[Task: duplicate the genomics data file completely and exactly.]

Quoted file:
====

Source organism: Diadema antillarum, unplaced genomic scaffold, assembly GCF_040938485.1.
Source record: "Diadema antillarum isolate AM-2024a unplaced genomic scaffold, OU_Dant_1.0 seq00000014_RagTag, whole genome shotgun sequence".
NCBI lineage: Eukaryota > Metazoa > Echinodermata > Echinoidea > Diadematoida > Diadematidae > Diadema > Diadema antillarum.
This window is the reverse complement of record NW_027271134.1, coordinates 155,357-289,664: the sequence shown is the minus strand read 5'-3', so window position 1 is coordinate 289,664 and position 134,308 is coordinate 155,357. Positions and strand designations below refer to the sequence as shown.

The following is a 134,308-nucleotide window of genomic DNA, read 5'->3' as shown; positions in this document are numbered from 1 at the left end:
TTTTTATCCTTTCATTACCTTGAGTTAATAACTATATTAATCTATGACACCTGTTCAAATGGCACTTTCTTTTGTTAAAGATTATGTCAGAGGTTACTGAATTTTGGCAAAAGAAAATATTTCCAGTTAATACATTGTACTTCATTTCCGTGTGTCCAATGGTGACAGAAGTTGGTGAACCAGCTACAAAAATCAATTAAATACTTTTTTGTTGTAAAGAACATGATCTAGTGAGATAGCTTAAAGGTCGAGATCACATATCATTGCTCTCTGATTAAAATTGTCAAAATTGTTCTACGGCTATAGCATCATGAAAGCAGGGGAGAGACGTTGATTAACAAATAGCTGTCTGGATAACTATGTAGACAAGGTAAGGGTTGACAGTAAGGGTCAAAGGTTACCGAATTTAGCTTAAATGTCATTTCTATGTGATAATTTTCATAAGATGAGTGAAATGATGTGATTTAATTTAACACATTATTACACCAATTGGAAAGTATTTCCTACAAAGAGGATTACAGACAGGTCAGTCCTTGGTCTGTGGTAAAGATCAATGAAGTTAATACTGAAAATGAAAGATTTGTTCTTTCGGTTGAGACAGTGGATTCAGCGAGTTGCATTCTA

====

Source organism: Diadema antillarum, unplaced genomic scaffold, assembly GCF_040938485.1.
Source record: "Diadema antillarum isolate AM-2024a unplaced genomic scaffold, OU_Dant_1.0 seq00000014_RagTag, whole genome shotgun sequence".
NCBI lineage: Eukaryota > Metazoa > Echinodermata > Echinoidea > Diadematoida > Diadematidae > Diadema > Diadema antillarum.
This window is the reverse complement of record NW_027271134.1, coordinates 155,357-289,664: the sequence shown is the minus strand read 5'-3', so window position 1 is coordinate 289,664 and position 134,308 is coordinate 155,357. Positions and strand designations below refer to the sequence as shown.

The following is a 134,308-nucleotide window of genomic DNA, read 5'->3' as shown; positions in this document are numbered from 1 at the left end:
TTTTTATCCTTTCATTACCTTGAGTTAATAACTATATTAATCTATGACACCTGTTCAAATGGCACTTTCTTTTGTTAAAGATTATGTCAGAGGTTACTGAATTTTGGCAAAAGAAAATATTTCCAGTTAATACATTGTACTTCATTTCCGTGTGTCCAATGGTGACAGAAGTTGGTGAACCAGCTACAAAAATCAATTAAATACTTTTTTGTTGTAAAGAACATGATCTAGTGAGATAGCTTAAAGGTCGAGATCACATATCATTGCTCTCTGATTAAAATTGTCAAAATTGTTCTACGGCTATAGCATCATGAAAGCAGGGGAGAGACGTTGATTAACAAATAGCTGTCTGGATAACTATGTAGACAAGGTAAGGGTTGACAGTAAGGGTCAAAGGTTACCGAATTTAGCTTAAATGTCATTTCTATGTGATAATTTTCATAAGATGAGTGAAATGATGTGATTTAATTTAACACATTATTACACCAATTGGAAAGTATTTCCTACAAAGAGGATTACAGACAGGTCAGTCCTTGGTCTGTGGTAAAGATCAATGAAGTTAATACTGAAAATGAAAGATTTGTTCTTTCGGTTGAGACAGTGGATTCAGCGAGTTGCATTCTA